Nor was this a one-way stream. Former Axis POWs had to be repatriated from Europe and Japan and occupation forces had to be dropped in Germany, China, Korea and Japan. Returned to Europe were more than 450,000 German prisoners of war, in addition to 53,000 Italian ex-POWs. Between May and September 1945, 1,417,850 were repatriated.
Between October 1945 to April 1946, another 3,323,395 were repatriated. By the end of February, the ETO phase of Magic Carpet was essentially completed.
Asia and the Pacific
With the surrender of Japan, the navy also began bringing home Sailors and Marines. Vice Admiral Forrest Sherman's Task Force 11 departed Tokyo Bay early in September 1945 with the battleships USS New Mexico, USS Idaho, USS Mississippi, and USS North Carolina, and two carriers plus a squadron of destroyers filled with homeward-bound servicemen. Stopping at Okinawa, they embarked thousands more Tenth United States Army troops.
The navy hastily converted many of its warships into temporary transports, including aircraft carriers, where three-to five-tiered bunks were installed on the hangar decks to provide accommodation for several thousand men in relative comfort. The navy fleet of 369 ships included 222 assault transports, 6 battleships, 18 cruisers, 57 aircraft carriers and 12 hospital ships.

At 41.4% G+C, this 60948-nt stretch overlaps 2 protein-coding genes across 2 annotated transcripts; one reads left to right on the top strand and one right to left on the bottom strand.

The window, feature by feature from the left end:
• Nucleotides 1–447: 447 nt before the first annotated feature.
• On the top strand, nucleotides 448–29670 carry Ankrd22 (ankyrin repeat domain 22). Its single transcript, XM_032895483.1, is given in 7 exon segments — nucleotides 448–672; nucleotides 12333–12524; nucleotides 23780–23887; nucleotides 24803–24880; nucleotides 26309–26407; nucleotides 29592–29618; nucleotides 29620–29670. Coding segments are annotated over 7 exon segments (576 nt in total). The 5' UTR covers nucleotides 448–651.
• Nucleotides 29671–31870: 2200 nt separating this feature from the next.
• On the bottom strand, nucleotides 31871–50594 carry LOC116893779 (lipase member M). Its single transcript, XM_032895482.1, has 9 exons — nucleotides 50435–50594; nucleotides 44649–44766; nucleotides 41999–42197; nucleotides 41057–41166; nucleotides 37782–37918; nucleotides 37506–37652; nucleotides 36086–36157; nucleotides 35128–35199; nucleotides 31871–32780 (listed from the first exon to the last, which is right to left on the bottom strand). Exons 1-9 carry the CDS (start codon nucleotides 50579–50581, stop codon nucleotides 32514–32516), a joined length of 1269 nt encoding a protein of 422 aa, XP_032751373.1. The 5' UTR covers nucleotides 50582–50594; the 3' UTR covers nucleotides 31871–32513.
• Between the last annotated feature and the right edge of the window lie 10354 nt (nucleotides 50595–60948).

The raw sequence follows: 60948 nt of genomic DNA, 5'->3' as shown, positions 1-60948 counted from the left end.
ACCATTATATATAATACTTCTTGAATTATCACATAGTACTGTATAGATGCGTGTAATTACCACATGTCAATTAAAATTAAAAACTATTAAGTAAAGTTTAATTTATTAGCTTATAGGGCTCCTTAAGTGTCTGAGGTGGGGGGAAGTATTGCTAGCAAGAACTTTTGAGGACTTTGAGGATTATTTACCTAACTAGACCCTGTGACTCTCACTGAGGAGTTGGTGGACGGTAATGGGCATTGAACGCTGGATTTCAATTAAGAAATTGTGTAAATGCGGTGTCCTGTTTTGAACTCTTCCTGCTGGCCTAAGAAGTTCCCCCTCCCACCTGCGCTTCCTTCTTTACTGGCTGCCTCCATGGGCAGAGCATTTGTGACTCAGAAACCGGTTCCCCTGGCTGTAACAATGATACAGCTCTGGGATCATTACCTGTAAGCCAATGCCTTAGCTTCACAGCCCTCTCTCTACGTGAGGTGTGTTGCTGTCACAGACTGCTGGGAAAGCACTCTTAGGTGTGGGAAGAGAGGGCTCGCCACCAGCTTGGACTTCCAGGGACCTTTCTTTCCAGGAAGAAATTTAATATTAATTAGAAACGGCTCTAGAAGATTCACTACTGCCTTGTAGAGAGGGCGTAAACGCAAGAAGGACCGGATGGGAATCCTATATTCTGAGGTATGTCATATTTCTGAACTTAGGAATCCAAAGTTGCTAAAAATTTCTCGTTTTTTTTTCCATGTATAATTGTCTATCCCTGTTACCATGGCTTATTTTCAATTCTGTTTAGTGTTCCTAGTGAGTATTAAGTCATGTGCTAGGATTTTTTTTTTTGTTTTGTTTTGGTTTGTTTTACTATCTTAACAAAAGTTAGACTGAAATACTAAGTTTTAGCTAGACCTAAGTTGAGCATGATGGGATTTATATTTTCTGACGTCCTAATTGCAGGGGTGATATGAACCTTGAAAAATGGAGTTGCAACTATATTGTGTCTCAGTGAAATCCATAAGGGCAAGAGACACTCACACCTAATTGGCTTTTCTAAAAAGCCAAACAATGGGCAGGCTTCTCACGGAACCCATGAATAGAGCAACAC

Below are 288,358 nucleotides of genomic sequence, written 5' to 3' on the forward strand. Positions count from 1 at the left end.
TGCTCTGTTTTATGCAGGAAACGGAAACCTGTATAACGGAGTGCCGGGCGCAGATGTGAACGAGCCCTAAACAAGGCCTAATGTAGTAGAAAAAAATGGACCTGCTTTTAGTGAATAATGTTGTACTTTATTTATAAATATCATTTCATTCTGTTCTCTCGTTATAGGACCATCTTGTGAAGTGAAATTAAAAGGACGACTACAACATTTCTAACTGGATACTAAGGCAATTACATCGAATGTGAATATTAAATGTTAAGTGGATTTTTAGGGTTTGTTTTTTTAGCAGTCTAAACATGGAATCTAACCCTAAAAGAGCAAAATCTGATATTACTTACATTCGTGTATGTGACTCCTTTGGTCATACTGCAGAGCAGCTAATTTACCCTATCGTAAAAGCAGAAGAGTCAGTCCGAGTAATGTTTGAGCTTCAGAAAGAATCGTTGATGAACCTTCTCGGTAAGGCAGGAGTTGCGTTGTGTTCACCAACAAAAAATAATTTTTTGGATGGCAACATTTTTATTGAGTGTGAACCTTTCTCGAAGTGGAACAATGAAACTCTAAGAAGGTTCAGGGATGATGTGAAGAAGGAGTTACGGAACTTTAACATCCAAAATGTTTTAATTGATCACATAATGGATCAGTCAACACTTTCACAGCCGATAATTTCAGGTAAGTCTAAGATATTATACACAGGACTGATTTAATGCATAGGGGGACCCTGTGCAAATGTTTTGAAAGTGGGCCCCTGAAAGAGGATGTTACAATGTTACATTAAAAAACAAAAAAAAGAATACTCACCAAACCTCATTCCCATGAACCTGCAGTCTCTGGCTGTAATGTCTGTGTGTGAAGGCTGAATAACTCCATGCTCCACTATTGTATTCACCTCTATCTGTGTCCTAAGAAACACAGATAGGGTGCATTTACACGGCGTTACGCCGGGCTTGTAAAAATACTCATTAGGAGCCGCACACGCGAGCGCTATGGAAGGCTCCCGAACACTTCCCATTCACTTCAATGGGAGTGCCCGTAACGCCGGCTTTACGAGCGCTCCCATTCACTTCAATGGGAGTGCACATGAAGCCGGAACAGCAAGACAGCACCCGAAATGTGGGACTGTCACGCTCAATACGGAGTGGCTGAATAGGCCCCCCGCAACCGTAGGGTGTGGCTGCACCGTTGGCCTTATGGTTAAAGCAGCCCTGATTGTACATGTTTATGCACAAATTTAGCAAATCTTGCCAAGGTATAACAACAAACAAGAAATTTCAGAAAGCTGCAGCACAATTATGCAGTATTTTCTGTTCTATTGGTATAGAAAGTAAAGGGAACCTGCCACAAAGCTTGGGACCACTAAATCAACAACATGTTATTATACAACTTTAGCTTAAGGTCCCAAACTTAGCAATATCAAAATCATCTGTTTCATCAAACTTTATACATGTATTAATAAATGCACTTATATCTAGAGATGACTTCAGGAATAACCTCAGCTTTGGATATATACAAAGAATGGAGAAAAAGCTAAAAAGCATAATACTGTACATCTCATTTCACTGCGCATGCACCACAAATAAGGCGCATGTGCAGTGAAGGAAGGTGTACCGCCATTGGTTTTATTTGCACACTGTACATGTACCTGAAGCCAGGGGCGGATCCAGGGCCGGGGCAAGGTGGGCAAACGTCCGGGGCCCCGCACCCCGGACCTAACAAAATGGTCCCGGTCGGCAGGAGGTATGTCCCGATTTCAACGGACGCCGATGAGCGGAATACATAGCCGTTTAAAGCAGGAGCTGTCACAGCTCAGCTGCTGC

By October 1945, Magic Carpet was operating worldwide with the Army, Navy and WSA pooling their resources to expedite the troop-lift. December 1945 became the peak month with almost 700,000 returning home from the Pacific. With the final arrival of 29 troop transports carrying more than 200,000 soldiers and sailors from the China-Burma-India theater in April 1946, Operation Magic Carpet came to its end. The last of the troops to return from the Pacific war zone (127,300) arrived home in September 1946.
The army's Air Transport Command (ATC) and the navy's Naval Air Transport Service (NATS) were also involved in Magic Carpet operations, amassing millions of flying hours in transport and cargo aircraft, though the total number of personnel returned home by aircraft was tiny in comparison to the numbers carried by ship.
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- Milstein, Stewart B (April 2008). "Operation Magic Carpet" (PDF). Universal Ship Cancellation Society. Universal Ship Cancellation Society. Retrieved 25 May 2018.
- Gault, p. 1.
- Horne, George (November 18, 1945). "Army Returning 500,000 From Europe This Month; Expects to Catch Up With All 'Availables' by Jan. 15--Some Ships to Be Sent to the Pacific in December" (PDF). The New York Times. p. 1. Retrieved 23 May 2018.
Captain Conway said that the nation had made "a good deal" when it traded ten Victory ships to Britain for use of the Queen Mary
- Gault, p. 3.
- Gault, p. 4.
- Farelly, Elly (June 29, 2016). "Bringing Home The 8 Million Boys After WWII; Operation Magic Carpet". War History Online. War History Online. Retrieved 24 May 2018.
- Gault, p. 5.